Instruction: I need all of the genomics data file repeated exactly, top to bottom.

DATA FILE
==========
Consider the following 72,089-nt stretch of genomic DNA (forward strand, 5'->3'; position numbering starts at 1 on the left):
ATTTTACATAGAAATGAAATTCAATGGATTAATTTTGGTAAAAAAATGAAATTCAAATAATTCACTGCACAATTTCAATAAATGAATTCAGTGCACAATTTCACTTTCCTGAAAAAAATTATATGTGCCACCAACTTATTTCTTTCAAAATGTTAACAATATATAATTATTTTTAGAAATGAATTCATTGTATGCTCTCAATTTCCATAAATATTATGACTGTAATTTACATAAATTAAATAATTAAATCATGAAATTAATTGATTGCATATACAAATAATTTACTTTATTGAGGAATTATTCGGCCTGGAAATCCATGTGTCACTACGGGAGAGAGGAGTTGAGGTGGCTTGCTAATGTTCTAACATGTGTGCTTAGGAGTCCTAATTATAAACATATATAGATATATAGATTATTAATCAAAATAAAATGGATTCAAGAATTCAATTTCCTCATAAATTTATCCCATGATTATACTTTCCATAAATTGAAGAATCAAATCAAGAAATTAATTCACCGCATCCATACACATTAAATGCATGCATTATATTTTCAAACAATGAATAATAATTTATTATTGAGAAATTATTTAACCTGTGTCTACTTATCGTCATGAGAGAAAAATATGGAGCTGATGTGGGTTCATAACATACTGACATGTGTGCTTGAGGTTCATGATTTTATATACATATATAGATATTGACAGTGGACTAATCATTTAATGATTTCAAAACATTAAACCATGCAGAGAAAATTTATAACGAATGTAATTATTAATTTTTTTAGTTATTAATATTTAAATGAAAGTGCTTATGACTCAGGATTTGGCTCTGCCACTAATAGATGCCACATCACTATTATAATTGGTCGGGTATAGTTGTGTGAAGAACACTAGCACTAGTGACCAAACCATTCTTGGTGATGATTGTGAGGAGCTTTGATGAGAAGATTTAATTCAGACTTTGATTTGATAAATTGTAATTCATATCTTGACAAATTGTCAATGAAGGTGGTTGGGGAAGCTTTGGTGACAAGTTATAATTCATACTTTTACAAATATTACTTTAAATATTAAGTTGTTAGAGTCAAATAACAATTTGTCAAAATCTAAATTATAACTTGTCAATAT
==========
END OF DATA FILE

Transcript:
Consider the following 72,089-nt stretch of genomic DNA (forward strand, 5'->3'; position numbering starts at 1 on the left):
ATTTTACATAGAAATGAAATTCAATGGATTAATTTTGGTAAAAAAATGAAATTCAAATAATTCACTGCACAATTTCAATAAATGAATTCAGTGCACAATTTCACTTTCCTGAAAAAAATTATATGTGCCACCAACTTATTTCTTTCAAAATGTTAACAATATATAATTATTTTTAGAAATGAATTCATTGTATGCTCTCAATTTCCATAAATATTATGACTGTAATTTACATAAATTAAATAATTAAATCATGAAATTAATTGATTGCATATACAAATAATTTACTTTATTGAGGAATTATTCGGCCTGGAAATCCATGTGTCACTACGGGAGAGAGGAGTTGAGGTGGCTTGCTAATGTTCTAACATGTGTGCTTAGGAGTCCTAATTATAAACATATATAGATATATAGATTATTAATCAAAATAAAATGGATTCAAGAATTCAATTTCCTCATAAATTTATCCCATGATTATACTTTCCATAAATTGAAGAATCAAATCAAGAAATTAATTCACCGCATCCATACACATTAAATGCATGCATTATATTTTCAAACAATGAATAATAATTTATTATTGAGAAATTATTTAACCTGTGTCTACTTATCGTCATGAGAGAAAAATATGGAGCTGATGTGGGTTCATAACATACTGACATGTGTGCTTGAGGTTCATGATTTTATATACATATATAGATATTGACAGTGGACTAATCATTTAATGATTTCAAAACATTAAACCATGCAGAGAAAATTTATAACGAATGTAATTATTAATTTTTTTAGTTATTAATATTTAAATGAAAGTGCTTATGACTCAGGATTTGGCTCTGCCACTAATAGATGCCACATCACTATTATAATTGGTCGGGTATAGTTGTGTGAAGAACACTAGCACTAGTGACCAAACCATTCTTGGTGATGATTGTGAGGAGCTTTGATGAGAAGATTTAATTCAGACTTTGATTTGATAAATTGTAATTCATATCTTGACAAATTGTCAATGAAGGTGGTTGGGGAAGCTTTGGTGACAAGTTATAATTCATACTTTTACAAATATTACTTTAAATATTAAGTTGTTAGAGTCAAATAACAATTTGTCAAAATCTAAATTATAACTTGTCAATAT